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In Poland there is neither an internet portal nor an institution for employers responsible for monitoring the legislation process of regulations that determine the rules for business activity. At present employers  learn about changes in the law mainly from mass media or simply through the grapevine, usually with delay.

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“Rzeczpospolita”: You do not need English – good intentions will do


We have a fantastic new way to promote our country. Australia has recently garnered fame as the place to offer the most attractive jobs in the world – turtle feeding or surfboard testing on paradise-like islands surrounded by coral reefs. The Polish Information and Foreign Investment Agency (PAIiIZ) has one-upped these offers – at least when it comes to the relation between the skills required, the responsibility involved and the salary – writes President of Employers of Poland Andrzej Malinowski in “Rzeczpospolita”.


The supervisory board of the Agency has announced a competition for the post of a board member. This job involves a lot of responsibility. The agency’s objective is to find foreign investors which is of key importance for Poland’s growth. Wages re not low either – probably close to 20 000 PLN a month.


What are the requirements for people who want to work in such important positions? Higher education (no matter where), five years of experience (anywhere). What about languages? English will be “a bonus”. Given that in times of competition for students some private universities give diplomas to people with no high school diploma, practically anyone could become a board member at PAIiIZ writes Malinowski.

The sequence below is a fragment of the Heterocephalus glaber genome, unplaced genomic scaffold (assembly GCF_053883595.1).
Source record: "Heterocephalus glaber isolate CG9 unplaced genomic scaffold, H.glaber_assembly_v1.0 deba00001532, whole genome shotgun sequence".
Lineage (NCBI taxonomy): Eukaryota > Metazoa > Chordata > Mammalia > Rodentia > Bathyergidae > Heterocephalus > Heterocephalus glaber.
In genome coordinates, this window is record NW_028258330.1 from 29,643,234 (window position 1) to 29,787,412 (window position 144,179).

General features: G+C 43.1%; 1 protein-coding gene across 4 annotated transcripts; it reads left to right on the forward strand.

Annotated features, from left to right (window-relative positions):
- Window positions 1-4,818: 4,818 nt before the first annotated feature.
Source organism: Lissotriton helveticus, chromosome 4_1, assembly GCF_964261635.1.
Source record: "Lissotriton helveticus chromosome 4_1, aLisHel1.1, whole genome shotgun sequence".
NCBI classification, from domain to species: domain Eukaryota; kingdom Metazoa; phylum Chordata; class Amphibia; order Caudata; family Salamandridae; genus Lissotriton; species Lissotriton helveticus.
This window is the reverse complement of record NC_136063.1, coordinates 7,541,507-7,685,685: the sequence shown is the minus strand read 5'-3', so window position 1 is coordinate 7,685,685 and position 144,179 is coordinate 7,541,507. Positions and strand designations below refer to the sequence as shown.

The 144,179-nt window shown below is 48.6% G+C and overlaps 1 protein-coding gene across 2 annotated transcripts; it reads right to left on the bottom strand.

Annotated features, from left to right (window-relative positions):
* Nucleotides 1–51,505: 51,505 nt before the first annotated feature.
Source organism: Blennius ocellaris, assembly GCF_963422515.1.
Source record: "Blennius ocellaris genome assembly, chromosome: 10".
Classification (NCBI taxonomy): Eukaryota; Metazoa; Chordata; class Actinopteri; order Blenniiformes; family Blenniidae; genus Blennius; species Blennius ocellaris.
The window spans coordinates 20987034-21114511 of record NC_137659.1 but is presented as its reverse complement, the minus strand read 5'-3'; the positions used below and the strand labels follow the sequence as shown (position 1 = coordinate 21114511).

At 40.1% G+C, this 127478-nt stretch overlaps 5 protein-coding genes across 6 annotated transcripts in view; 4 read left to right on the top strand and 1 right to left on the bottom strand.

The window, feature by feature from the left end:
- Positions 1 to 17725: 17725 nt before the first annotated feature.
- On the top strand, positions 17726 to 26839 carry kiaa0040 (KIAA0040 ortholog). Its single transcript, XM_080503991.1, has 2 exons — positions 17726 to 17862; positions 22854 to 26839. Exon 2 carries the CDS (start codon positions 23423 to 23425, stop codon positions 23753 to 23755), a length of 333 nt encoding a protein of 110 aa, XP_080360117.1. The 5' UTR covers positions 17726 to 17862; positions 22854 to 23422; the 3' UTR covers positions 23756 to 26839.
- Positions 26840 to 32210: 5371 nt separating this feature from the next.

The President of Employers of Poland points out that a secretary at a marketing agency has to be fluent in English and have a certificate to prove it – she should also speak another foreign language, although her salary is probably closer to the average wage.


Isn’t it great that the supervisory board of PAIiZ offers the highest posts in an economically strategic institution to people who do not even meet the criteria set out for anyone who wants to work as a waiter in a restaurant in Warsaw’s Old Town? ­he remarks bitterly.


Malinowski also emphasizes that in spite of earlier proclamations, Deputy PM and Minister of Economy Janusz Piechociński – who is a supervisor of the Agency has not punished those responsible for the competition in any way. According to Malinowski, Piechociński has adopted a tactic representative of the Council of Ministers as a whole.


I have a suggestion for the board – it will simplify the employment policy of public administration. Instead of grappling with criteria in order to choose the best candidate, a final criterion should be added (maybe in small print): it is unconditionally required that the candidate be called X and born on a specific day. Then, the choice will be clear and unambiguous writes the President of Employers of Poland.


I feel for Sławek Majman, Chairman of PAIiIZ, whom I have known for many years, and who is fluent in several languages. Rumor has it that pressed by circumstances he has recently learned Chinese. Therefore I am sorry that he will have to act as a translator for new members of the board of the institution he runs  concludes Malinowski.